Split Box Spring King is a type of bed base typically consisting of a sturdy wooden frame covered in fabric and containing springs. Usually the box-spring is set on top of a wooden or metal bed frame which sits on the ground and functions as a brace, except in the UK where the divan is more often fitted with little casters. The box-spring is usually the same size as the much softer mattress that is set on it.
Working collectively, the box-spring and mattress (with optional mattress frame) constitute a mattress. It's normal to locate a box-spring and mattress being used together without assistance from a frame underneath, the box spring being mounted directly on casters standing on the ground. The Aim of the box-spring is threefold:
To raise the mattress's height, making it easier to get in and out of bed; To absorb shock and reduce wear into the mattress; and To create a flat and company structure for the mattress to lie upon. The first rectangular spring-cushioned cable frames to support mattresses didn't possess wood rims or fabric covers. These were called bedsprings.
More and more box-springs are being created out of wood, then covered in fabrics. Wood makes a better support system for the more recent memory foam and latex mattresses.
Standard "high profile" box springs are 9 inches (23 cm) in height, whereas "low profile" box springs are between 5 and 5.5 inches (13 and 14 cm). The difference between the two heights is purely aesthetic and makes no difference in the support provided for the mattress. Do I need a Box Spring to my Mattress? And for good reason. Box Springs are a multi-million dollar, multi-million tree moving industry.
So in light of the green revolution These days, an individual can only question: is there really a reason for all the senseless killing of defenseless trees just to have an extra foot of wood, cloth, and atmosphere underneath your fully functional mattress? As it turns out, the answer is both a resounding no with a sign of yes. The real kicker here is that most modern box springs do not actually have "springs" in them, which essentially leaves just the "box" part as a truth. just what they are, a wood-framed box covered with cloth.
All of the whistles, bells, and 21st century technologies go into the mattress component of the mattress, which, if you were a well-informed bed shopper, could choose all kinds of exotic structure out of innerspring, foam, visco-elastic (memory) foam, flotation (water), or atmosphere. Because most box springs are somewhat hard, mattresses are designed to operate perfectly well on nearly any company, hard surface. The flooring is just one. I have slept on a mattress on the ground to get a good 8 years, and that I can personally vouch for the undiminished relaxation of such a setup.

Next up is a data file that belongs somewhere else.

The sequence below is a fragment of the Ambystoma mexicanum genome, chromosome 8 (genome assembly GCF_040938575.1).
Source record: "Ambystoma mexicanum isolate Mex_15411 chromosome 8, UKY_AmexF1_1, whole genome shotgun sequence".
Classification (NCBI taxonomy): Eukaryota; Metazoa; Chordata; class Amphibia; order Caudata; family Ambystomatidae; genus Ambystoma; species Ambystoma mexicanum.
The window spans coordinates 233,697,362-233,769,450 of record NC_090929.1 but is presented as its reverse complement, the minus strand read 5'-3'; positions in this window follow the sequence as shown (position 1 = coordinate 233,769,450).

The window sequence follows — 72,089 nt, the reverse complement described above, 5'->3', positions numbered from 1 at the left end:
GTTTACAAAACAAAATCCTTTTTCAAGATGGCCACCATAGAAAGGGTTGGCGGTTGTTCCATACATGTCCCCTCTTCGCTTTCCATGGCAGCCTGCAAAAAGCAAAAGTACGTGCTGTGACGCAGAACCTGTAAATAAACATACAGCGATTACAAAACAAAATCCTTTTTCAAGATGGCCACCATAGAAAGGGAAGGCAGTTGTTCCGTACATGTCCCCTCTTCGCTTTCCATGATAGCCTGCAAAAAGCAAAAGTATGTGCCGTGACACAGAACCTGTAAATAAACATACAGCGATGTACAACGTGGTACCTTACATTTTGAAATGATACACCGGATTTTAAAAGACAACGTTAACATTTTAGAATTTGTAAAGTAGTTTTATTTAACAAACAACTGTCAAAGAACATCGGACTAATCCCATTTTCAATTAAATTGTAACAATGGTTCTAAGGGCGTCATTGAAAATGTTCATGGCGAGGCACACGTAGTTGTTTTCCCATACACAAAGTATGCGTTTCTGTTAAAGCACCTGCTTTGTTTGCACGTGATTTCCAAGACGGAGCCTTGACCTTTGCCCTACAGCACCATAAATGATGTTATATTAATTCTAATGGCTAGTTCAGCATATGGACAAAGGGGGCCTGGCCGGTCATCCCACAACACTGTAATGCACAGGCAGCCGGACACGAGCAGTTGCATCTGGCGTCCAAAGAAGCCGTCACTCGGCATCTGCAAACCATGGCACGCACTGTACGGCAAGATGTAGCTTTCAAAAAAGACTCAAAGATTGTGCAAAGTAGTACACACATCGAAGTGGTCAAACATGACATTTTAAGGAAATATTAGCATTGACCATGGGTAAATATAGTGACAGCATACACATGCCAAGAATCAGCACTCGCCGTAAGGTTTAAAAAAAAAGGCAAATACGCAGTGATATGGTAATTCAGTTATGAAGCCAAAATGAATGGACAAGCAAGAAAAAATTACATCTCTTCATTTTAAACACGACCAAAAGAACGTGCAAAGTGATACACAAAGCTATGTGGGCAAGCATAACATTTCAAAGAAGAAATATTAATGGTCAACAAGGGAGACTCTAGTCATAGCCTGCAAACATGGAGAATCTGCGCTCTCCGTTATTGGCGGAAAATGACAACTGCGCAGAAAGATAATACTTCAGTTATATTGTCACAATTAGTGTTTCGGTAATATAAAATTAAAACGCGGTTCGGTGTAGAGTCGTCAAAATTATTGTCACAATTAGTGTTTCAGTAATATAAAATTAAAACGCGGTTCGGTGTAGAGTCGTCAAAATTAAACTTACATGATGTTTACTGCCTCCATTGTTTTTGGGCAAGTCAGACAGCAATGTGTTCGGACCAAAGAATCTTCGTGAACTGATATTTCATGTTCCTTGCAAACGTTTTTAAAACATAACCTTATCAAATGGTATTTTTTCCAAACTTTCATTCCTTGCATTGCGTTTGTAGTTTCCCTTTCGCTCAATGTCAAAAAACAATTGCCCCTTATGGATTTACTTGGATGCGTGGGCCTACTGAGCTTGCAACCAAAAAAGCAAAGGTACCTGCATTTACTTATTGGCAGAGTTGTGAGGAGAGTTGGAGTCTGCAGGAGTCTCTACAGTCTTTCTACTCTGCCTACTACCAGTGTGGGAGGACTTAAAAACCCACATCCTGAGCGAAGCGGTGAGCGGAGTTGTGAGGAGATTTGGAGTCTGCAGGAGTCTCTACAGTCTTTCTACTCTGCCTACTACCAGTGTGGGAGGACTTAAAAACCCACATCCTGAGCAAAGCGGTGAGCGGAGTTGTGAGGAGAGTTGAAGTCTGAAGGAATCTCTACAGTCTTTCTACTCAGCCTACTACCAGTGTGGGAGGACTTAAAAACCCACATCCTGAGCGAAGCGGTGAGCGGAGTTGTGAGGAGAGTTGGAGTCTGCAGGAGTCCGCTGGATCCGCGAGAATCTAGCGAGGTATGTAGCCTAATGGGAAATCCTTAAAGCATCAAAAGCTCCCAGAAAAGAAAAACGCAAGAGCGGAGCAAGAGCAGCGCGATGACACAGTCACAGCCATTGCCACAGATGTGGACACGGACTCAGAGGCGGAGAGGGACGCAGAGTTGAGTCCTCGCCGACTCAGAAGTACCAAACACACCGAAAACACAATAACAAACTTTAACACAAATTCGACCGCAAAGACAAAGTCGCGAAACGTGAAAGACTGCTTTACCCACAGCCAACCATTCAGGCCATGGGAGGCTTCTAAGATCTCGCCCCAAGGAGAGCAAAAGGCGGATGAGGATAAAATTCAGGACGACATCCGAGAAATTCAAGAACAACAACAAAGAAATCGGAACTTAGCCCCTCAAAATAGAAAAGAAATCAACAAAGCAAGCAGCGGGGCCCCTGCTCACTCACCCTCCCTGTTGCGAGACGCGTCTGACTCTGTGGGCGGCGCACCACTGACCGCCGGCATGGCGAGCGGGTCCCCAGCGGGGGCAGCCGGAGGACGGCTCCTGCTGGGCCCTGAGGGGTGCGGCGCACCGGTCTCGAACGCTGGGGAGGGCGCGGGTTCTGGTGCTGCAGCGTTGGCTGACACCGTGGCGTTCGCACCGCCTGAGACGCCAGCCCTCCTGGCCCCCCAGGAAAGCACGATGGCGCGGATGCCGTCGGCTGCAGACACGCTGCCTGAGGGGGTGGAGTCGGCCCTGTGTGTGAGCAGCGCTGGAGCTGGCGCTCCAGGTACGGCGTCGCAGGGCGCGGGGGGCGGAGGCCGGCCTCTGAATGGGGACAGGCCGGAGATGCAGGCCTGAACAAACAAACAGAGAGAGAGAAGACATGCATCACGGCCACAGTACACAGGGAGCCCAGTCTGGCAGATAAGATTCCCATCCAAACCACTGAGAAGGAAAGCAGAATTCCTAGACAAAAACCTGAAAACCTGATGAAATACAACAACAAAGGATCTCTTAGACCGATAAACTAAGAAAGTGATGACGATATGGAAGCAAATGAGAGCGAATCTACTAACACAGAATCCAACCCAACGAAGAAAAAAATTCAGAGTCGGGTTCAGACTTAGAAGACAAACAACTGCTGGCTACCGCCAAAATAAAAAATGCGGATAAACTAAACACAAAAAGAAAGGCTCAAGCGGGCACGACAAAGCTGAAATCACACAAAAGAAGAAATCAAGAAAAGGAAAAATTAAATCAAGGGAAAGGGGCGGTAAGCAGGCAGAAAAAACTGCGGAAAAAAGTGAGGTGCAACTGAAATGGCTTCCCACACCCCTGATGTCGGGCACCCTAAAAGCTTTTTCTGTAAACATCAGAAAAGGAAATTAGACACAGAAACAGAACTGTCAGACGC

When there's one key debate for Split Box Spring King, then it is that certain geared mattress manufacturers will claim that a box spring can prolong the life span of a mattress. This statement is accurate only to the extent of the box spring, providing additional spring support, absorbing some of the wear that is normally exhibited onto the mattress itself. These manufacturers typically provide a box spring with their mattress, one that they say is especially intended to be used with that mattress.
Anyhow, from each of the research I have done on this (and using a girlfriend who always talks this point with me, I have done my share of research), I have concluded that box springs only do two things well, which is 1. Boost the general height of the mattress, and two. Soften the overall firmness of the mattress (since the box spring is not extremely firm). Helping the mattress last longer is a distant, distant, and arguable third.
As a person who neither cares for a bed that is tall, nor a soft mattress, I found that platform beds are the most stylishly modern, environment-friendly pieces of furniture to complement my mattress. You simply don't need a box spring to your mattress/bed.